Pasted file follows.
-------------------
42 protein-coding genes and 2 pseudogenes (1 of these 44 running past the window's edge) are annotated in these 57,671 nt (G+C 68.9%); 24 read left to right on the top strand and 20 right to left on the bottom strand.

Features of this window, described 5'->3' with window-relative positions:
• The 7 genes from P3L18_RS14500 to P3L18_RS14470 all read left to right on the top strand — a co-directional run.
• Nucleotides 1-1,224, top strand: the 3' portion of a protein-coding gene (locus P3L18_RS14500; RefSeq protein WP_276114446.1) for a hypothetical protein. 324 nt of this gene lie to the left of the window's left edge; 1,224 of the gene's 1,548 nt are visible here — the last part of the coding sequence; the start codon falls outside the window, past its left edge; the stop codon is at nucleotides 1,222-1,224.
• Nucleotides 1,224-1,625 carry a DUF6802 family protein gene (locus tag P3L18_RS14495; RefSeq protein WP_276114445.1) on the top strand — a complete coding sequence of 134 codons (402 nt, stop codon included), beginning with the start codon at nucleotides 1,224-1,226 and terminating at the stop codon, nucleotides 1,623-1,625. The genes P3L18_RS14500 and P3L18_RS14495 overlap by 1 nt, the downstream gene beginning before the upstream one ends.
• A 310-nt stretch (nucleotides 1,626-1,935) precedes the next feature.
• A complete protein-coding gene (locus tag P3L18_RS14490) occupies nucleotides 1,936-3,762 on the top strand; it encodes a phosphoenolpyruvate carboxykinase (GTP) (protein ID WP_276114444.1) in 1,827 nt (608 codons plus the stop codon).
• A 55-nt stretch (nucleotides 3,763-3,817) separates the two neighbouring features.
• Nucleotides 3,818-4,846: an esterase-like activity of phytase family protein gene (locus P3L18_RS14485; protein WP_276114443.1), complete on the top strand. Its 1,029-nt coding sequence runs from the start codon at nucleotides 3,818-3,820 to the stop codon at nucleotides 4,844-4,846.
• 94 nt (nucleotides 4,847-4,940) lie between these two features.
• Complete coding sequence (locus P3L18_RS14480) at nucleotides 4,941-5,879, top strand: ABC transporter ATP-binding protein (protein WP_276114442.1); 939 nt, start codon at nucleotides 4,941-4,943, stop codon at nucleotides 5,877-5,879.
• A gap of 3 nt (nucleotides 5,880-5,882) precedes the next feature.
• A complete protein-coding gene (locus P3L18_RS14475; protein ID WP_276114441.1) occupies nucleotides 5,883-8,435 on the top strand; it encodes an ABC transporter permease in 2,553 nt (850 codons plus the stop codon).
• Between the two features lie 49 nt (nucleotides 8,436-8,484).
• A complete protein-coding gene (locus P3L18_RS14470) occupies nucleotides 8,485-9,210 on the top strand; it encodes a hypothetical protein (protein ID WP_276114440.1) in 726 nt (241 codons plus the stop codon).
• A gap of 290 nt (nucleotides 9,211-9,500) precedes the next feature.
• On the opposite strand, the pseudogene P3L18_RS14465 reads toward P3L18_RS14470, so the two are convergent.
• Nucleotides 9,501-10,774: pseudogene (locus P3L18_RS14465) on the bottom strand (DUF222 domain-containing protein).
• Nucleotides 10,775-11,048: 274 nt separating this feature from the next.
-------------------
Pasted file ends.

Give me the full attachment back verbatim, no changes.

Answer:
42 protein-coding genes and 2 pseudogenes (1 of these 44 running past the window's edge) are annotated in these 57,671 nt (G+C 68.9%); 24 read left to right on the top strand and 20 right to left on the bottom strand.

Features of this window, described 5'->3' with window-relative positions:
• The 7 genes from P3L18_RS14500 to P3L18_RS14470 all read left to right on the top strand — a co-directional run.
• Nucleotides 1-1,224, top strand: the 3' portion of a protein-coding gene (locus P3L18_RS14500; RefSeq protein WP_276114446.1) for a hypothetical protein. 324 nt of this gene lie to the left of the window's left edge; 1,224 of the gene's 1,548 nt are visible here — the last part of the coding sequence; the start codon falls outside the window, past its left edge; the stop codon is at nucleotides 1,222-1,224.
• Nucleotides 1,224-1,625 carry a DUF6802 family protein gene (locus tag P3L18_RS14495; RefSeq protein WP_276114445.1) on the top strand — a complete coding sequence of 134 codons (402 nt, stop codon included), beginning with the start codon at nucleotides 1,224-1,226 and terminating at the stop codon, nucleotides 1,623-1,625. The genes P3L18_RS14500 and P3L18_RS14495 overlap by 1 nt, the downstream gene beginning before the upstream one ends.
• A 310-nt stretch (nucleotides 1,626-1,935) precedes the next feature.
• A complete protein-coding gene (locus tag P3L18_RS14490) occupies nucleotides 1,936-3,762 on the top strand; it encodes a phosphoenolpyruvate carboxykinase (GTP) (protein ID WP_276114444.1) in 1,827 nt (608 codons plus the stop codon).
• A 55-nt stretch (nucleotides 3,763-3,817) separates the two neighbouring features.
• Nucleotides 3,818-4,846: an esterase-like activity of phytase family protein gene (locus P3L18_RS14485; protein WP_276114443.1), complete on the top strand. Its 1,029-nt coding sequence runs from the start codon at nucleotides 3,818-3,820 to the stop codon at nucleotides 4,844-4,846.
• 94 nt (nucleotides 4,847-4,940) lie between these two features.
• Complete coding sequence (locus P3L18_RS14480) at nucleotides 4,941-5,879, top strand: ABC transporter ATP-binding protein (protein WP_276114442.1); 939 nt, start codon at nucleotides 4,941-4,943, stop codon at nucleotides 5,877-5,879.
• A gap of 3 nt (nucleotides 5,880-5,882) precedes the next feature.
• A complete protein-coding gene (locus P3L18_RS14475; protein ID WP_276114441.1) occupies nucleotides 5,883-8,435 on the top strand; it encodes an ABC transporter permease in 2,553 nt (850 codons plus the stop codon).
• Between the two features lie 49 nt (nucleotides 8,436-8,484).
• A complete protein-coding gene (locus P3L18_RS14470) occupies nucleotides 8,485-9,210 on the top strand; it encodes a hypothetical protein (protein ID WP_276114440.1) in 726 nt (241 codons plus the stop codon).
• A gap of 290 nt (nucleotides 9,211-9,500) precedes the next feature.
• On the opposite strand, the pseudogene P3L18_RS14465 reads toward P3L18_RS14470, so the two are convergent.
• Nucleotides 9,501-10,774: pseudogene (locus P3L18_RS14465) on the bottom strand (DUF222 domain-containing protein).
• Nucleotides 10,775-11,048: 274 nt separating this feature from the next.